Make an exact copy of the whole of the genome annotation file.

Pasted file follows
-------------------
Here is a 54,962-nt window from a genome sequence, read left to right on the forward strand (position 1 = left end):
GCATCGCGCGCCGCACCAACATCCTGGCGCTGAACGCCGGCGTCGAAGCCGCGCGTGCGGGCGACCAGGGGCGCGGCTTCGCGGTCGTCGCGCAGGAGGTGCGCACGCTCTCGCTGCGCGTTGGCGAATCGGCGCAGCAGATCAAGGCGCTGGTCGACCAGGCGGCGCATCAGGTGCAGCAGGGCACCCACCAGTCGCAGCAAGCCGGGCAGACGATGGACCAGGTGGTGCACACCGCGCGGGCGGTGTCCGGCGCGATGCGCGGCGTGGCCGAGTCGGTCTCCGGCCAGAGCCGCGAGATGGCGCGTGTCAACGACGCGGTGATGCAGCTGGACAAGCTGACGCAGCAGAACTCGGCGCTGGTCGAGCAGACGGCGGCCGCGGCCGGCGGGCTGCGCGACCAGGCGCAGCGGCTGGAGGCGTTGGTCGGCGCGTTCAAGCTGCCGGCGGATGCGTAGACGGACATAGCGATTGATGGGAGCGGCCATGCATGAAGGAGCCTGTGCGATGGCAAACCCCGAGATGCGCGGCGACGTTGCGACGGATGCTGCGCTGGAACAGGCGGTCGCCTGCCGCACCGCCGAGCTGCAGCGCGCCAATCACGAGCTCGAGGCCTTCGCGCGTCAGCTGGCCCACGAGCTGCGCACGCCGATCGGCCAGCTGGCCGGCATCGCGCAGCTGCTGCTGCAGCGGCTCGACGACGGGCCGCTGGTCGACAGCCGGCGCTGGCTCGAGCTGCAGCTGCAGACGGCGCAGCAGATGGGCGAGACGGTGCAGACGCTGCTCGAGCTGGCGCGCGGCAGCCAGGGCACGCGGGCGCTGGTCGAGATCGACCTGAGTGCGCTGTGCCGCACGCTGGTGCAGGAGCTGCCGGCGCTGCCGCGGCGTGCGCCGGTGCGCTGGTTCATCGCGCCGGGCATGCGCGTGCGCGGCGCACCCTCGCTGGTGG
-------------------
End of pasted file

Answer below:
Here is a 54,962-nt window from a genome sequence, read left to right on the forward strand (position 1 = left end):
GCATCGCGCGCCGCACCAACATCCTGGCGCTGAACGCCGGCGTCGAAGCCGCGCGTGCGGGCGACCAGGGGCGCGGCTTCGCGGTCGTCGCGCAGGAGGTGCGCACGCTCTCGCTGCGCGTTGGCGAATCGGCGCAGCAGATCAAGGCGCTGGTCGACCAGGCGGCGCATCAGGTGCAGCAGGGCACCCACCAGTCGCAGCAAGCCGGGCAGACGATGGACCAGGTGGTGCACACCGCGCGGGCGGTGTCCGGCGCGATGCGCGGCGTGGCCGAGTCGGTCTCCGGCCAGAGCCGCGAGATGGCGCGTGTCAACGACGCGGTGATGCAGCTGGACAAGCTGACGCAGCAGAACTCGGCGCTGGTCGAGCAGACGGCGGCCGCGGCCGGCGGGCTGCGCGACCAGGCGCAGCGGCTGGAGGCGTTGGTCGGCGCGTTCAAGCTGCCGGCGGATGCGTAGACGGACATAGCGATTGATGGGAGCGGCCATGCATGAAGGAGCCTGTGCGATGGCAAACCCCGAGATGCGCGGCGACGTTGCGACGGATGCTGCGCTGGAACAGGCGGTCGCCTGCCGCACCGCCGAGCTGCAGCGCGCCAATCACGAGCTCGAGGCCTTCGCGCGTCAGCTGGCCCACGAGCTGCGCACGCCGATCGGCCAGCTGGCCGGCATCGCGCAGCTGCTGCTGCAGCGGCTCGACGACGGGCCGCTGGTCGACAGCCGGCGCTGGCTCGAGCTGCAGCTGCAGACGGCGCAGCAGATGGGCGAGACGGTGCAGACGCTGCTCGAGCTGGCGCGCGGCAGCCAGGGCACGCGGGCGCTGGTCGAGATCGACCTGAGTGCGCTGTGCCGCACGCTGGTGCAGGAGCTGCCGGCGCTGCCGCGGCGTGCGCCGGTGCGCTGGTTCATCGCGCCGGGCATGCGCGTGCGCGGCGCACCCTCGCTGGTGG